Fury is building against DSM and against the American Psychiatric Association for having foisted this compendium of error, blunder and myth onto the field. Read More
Psychologists are thick on the ground. It's easy to become one because it's a soft 'science' humanity with lots of theories and extremely few facts. It's mostly airy-fairy nonsense that somehow has become entrenched in our society.
You've convinced us that you have figured out why people tick. But you get divorced, get drunk, get on drugs and alienate your own kids just like everyone else. You're a bunch of self-righteous liars. You don't know anything about being human that every human being doesn't know. But you've convinced us to distrust our own good judgment and listen to your convoluted psycho-babble.
Where has it gotten us?
Every day we're regaled with stories of the 'latest studies' usually done by college students, on other college students. And we're supposed to extrapolate that tripe to the rest of the population??
How about some 'studies' done on adults who've held down jobs, raised kids, paid bills? I could not care less if you paid me to try to relate myself to spurious 'studies' done on a college kid who has likely never held a job, is still living on Daddy's paycheck and who's biggest concerns are grades and keggers and hooking up.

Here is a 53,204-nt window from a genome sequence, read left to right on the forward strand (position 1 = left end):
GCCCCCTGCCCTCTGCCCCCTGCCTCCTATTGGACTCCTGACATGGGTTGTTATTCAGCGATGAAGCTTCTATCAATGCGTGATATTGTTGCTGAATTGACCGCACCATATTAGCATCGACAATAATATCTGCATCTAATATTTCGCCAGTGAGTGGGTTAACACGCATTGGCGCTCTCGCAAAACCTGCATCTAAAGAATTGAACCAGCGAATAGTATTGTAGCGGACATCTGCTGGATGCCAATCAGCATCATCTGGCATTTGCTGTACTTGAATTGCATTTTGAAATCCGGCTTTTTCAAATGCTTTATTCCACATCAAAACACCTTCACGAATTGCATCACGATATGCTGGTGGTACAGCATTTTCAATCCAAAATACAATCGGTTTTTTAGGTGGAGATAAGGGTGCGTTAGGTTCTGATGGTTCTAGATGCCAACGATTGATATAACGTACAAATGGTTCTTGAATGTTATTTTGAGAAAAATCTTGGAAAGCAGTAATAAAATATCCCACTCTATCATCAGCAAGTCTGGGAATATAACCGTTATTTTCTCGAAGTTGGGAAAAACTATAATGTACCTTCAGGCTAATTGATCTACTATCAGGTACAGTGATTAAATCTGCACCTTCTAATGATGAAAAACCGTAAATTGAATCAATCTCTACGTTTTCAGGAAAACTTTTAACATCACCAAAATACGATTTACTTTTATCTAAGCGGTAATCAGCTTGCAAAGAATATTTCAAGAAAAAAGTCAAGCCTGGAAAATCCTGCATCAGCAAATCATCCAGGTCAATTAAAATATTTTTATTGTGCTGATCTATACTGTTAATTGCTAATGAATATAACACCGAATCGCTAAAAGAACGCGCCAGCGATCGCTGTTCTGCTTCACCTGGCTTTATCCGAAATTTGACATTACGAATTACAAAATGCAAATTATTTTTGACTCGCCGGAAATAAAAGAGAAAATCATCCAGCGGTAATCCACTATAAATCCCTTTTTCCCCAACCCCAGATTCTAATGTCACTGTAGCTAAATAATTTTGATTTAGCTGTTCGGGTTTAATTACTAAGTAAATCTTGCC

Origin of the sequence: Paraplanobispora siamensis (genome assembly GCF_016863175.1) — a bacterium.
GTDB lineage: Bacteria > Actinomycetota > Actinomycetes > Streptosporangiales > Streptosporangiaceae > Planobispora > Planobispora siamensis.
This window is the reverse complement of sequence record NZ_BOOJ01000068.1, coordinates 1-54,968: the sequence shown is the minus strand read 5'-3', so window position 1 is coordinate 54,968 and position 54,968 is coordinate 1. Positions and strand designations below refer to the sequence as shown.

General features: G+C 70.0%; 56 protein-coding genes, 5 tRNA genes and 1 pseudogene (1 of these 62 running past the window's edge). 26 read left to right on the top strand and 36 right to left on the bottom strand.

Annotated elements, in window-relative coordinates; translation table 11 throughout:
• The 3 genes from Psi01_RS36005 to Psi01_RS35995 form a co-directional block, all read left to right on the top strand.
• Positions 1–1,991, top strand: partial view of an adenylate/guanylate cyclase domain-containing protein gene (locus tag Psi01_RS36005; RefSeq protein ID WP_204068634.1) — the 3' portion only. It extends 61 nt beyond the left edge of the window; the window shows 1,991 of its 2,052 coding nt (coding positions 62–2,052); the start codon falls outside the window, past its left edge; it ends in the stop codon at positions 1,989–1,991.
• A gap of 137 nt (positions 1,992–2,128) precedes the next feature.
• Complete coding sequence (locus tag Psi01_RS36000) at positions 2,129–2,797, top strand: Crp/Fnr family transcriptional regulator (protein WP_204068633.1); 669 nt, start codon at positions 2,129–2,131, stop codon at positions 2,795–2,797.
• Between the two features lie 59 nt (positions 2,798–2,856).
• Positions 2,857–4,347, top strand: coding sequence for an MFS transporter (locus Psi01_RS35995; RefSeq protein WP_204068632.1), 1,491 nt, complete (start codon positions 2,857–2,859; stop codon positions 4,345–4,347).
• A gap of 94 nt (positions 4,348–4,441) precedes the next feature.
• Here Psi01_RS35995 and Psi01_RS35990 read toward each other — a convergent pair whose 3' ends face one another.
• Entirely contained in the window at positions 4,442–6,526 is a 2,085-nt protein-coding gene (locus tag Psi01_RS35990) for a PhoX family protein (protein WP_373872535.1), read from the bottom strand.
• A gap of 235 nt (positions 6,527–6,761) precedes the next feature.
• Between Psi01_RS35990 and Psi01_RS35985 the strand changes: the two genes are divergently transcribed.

Psychology is a joke. It's considered an easy way to make a big paycheck and subsequently every man woman and child in this country will soon be a 'psychologist.' Ugh.
Look at the slick and emotionally-manipulative ads all over TV for prescription pills for depression and whatever else. You're all paid shills for the pharmacy industry. You're making your house payment off manipulating people who come to you for help, probably cuz they've been confused by all the conflicting 'theories' from psychologists that they've tried to follow.
You people are the sick ones; not us out here in gullible-land.
If people like to waste their money on psychologists, that's their problem. However, as I saw from other articles and their comments, the author is actively promoting ECT "treatment", mainly for depression. Don't trust him, he actually wants such "treatment" even for kids. At least a psychologist is just talking.
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Edward Shorter, Ph.D., is the Jason A. Hannah Professor in the History of Medicine at the University of Toronto.
When and how should we open up to loved ones?